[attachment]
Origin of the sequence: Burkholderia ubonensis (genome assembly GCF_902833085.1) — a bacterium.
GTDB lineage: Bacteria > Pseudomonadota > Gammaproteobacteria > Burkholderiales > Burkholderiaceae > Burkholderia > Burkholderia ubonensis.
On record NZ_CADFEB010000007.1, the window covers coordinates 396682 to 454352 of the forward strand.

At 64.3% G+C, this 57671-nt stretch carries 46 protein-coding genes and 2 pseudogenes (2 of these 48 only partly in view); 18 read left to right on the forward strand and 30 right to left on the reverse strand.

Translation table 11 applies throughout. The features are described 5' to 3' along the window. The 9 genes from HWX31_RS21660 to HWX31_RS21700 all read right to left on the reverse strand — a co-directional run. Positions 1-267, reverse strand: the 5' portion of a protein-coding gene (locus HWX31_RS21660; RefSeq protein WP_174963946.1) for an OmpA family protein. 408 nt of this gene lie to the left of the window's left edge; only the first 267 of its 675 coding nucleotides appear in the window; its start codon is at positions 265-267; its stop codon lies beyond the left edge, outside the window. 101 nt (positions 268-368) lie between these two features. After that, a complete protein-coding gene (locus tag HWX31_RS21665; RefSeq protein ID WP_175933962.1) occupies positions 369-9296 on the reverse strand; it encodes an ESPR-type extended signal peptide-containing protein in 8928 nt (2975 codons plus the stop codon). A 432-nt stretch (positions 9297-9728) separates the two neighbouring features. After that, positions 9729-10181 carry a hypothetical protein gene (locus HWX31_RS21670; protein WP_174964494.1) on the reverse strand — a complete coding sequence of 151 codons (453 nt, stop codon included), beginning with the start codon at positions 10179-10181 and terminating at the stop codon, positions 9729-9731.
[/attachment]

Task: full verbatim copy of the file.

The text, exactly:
Origin of the sequence: Burkholderia ubonensis (genome assembly GCF_902833085.1) — a bacterium.
GTDB lineage: Bacteria > Pseudomonadota > Gammaproteobacteria > Burkholderiales > Burkholderiaceae > Burkholderia > Burkholderia ubonensis.
On record NZ_CADFEB010000007.1, the window covers coordinates 396682 to 454352 of the forward strand.

At 64.3% G+C, this 57671-nt stretch carries 46 protein-coding genes and 2 pseudogenes (2 of these 48 only partly in view); 18 read left to right on the forward strand and 30 right to left on the reverse strand.

Translation table 11 applies throughout. The features are described 5' to 3' along the window. The 9 genes from HWX31_RS21660 to HWX31_RS21700 all read right to left on the reverse strand — a co-directional run. Positions 1-267, reverse strand: the 5' portion of a protein-coding gene (locus HWX31_RS21660; RefSeq protein WP_174963946.1) for an OmpA family protein. 408 nt of this gene lie to the left of the window's left edge; only the first 267 of its 675 coding nucleotides appear in the window; its start codon is at positions 265-267; its stop codon lies beyond the left edge, outside the window. 101 nt (positions 268-368) lie between these two features. After that, a complete protein-coding gene (locus tag HWX31_RS21665; RefSeq protein ID WP_175933962.1) occupies positions 369-9296 on the reverse strand; it encodes an ESPR-type extended signal peptide-containing protein in 8928 nt (2975 codons plus the stop codon). A 432-nt stretch (positions 9297-9728) separates the two neighbouring features. After that, positions 9729-10181 carry a hypothetical protein gene (locus HWX31_RS21670; protein WP_174964494.1) on the reverse strand — a complete coding sequence of 151 codons (453 nt, stop codon included), beginning with the start codon at positions 10179-10181 and terminating at the stop codon, positions 9729-9731.